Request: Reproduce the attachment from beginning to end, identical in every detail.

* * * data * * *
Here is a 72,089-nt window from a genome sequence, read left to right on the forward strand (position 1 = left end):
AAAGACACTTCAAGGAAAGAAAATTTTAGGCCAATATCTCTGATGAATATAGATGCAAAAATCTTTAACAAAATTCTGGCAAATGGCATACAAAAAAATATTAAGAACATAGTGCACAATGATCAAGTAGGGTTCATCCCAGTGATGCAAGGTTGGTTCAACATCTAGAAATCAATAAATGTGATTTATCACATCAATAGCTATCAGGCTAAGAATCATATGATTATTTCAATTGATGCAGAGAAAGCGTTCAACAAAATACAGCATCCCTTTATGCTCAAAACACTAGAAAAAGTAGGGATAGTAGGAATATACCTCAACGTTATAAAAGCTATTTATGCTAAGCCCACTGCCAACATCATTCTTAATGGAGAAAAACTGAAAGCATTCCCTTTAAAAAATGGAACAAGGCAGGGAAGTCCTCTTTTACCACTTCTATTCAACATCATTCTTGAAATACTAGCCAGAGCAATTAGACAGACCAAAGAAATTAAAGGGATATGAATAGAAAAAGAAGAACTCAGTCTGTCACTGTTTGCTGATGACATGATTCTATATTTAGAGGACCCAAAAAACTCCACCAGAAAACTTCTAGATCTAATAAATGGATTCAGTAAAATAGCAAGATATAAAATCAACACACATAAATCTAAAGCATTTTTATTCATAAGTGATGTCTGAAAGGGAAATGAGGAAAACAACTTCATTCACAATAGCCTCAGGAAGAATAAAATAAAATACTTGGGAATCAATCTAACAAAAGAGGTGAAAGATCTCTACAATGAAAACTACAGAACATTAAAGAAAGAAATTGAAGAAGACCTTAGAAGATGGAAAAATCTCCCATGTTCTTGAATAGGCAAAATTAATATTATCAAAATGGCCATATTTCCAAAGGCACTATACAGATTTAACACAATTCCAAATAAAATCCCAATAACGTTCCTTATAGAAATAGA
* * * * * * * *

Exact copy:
Here is a 72,089-nt window from a genome sequence, read left to right on the forward strand (position 1 = left end):
AAAGACACTTCAAGGAAAGAAAATTTTAGGCCAATATCTCTGATGAATATAGATGCAAAAATCTTTAACAAAATTCTGGCAAATGGCATACAAAAAAATATTAAGAACATAGTGCACAATGATCAAGTAGGGTTCATCCCAGTGATGCAAGGTTGGTTCAACATCTAGAAATCAATAAATGTGATTTATCACATCAATAGCTATCAGGCTAAGAATCATATGATTATTTCAATTGATGCAGAGAAAGCGTTCAACAAAATACAGCATCCCTTTATGCTCAAAACACTAGAAAAAGTAGGGATAGTAGGAATATACCTCAACGTTATAAAAGCTATTTATGCTAAGCCCACTGCCAACATCATTCTTAATGGAGAAAAACTGAAAGCATTCCCTTTAAAAAATGGAACAAGGCAGGGAAGTCCTCTTTTACCACTTCTATTCAACATCATTCTTGAAATACTAGCCAGAGCAATTAGACAGACCAAAGAAATTAAAGGGATATGAATAGAAAAAGAAGAACTCAGTCTGTCACTGTTTGCTGATGACATGATTCTATATTTAGAGGACCCAAAAAACTCCACCAGAAAACTTCTAGATCTAATAAATGGATTCAGTAAAATAGCAAGATATAAAATCAACACACATAAATCTAAAGCATTTTTATTCATAAGTGATGTCTGAAAGGGAAATGAGGAAAACAACTTCATTCACAATAGCCTCAGGAAGAATAAAATAAAATACTTGGGAATCAATCTAACAAAAGAGGTGAAAGATCTCTACAATGAAAACTACAGAACATTAAAGAAAGAAATTGAAGAAGACCTTAGAAGATGGAAAAATCTCCCATGTTCTTGAATAGGCAAAATTAATATTATCAAAATGGCCATATTTCCAAAGGCACTATACAGATTTAACACAATTCCAAATAAAATCCCAATAACGTTCCTTATAGAAATAGA